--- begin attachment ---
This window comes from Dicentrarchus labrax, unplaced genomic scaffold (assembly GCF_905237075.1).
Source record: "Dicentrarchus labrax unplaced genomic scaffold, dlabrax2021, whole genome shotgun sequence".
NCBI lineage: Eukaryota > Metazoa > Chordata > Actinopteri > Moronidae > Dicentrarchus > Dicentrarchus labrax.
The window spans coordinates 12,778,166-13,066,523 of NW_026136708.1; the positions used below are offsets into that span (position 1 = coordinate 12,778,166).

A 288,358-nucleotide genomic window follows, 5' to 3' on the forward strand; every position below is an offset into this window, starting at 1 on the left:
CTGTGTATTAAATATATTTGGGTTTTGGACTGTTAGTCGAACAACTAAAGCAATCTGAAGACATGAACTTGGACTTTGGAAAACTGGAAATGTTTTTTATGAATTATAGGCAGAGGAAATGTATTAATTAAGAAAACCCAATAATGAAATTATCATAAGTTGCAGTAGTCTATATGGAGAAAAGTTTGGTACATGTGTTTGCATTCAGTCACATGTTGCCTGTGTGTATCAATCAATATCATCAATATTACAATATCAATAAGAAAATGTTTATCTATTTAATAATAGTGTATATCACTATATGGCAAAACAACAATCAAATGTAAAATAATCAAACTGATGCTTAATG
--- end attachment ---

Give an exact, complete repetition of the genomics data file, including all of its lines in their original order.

This window comes from Dicentrarchus labrax, unplaced genomic scaffold (assembly GCF_905237075.1).
Source record: "Dicentrarchus labrax unplaced genomic scaffold, dlabrax2021, whole genome shotgun sequence".
NCBI lineage: Eukaryota > Metazoa > Chordata > Actinopteri > Moronidae > Dicentrarchus > Dicentrarchus labrax.
The window spans coordinates 12,778,166-13,066,523 of NW_026136708.1; the positions used below are offsets into that span (position 1 = coordinate 12,778,166).

A 288,358-nucleotide genomic window follows, 5' to 3' on the forward strand; every position below is an offset into this window, starting at 1 on the left:
CTGTGTATTAAATATATTTGGGTTTTGGACTGTTAGTCGAACAACTAAAGCAATCTGAAGACATGAACTTGGACTTTGGAAAACTGGAAATGTTTTTTATGAATTATAGGCAGAGGAAATGTATTAATTAAGAAAACCCAATAATGAAATTATCATAAGTTGCAGTAGTCTATATGGAGAAAAGTTTGGTACATGTGTTTGCATTCAGTCACATGTTGCCTGTGTGTATCAATCAATATCATCAATATTACAATATCAATAAGAAAATGTTTATCTATTTAATAATAGTGTATATCACTATATGGCAAAACAACAATCAAATGTAAAATAATCAAACTGATGCTTAATG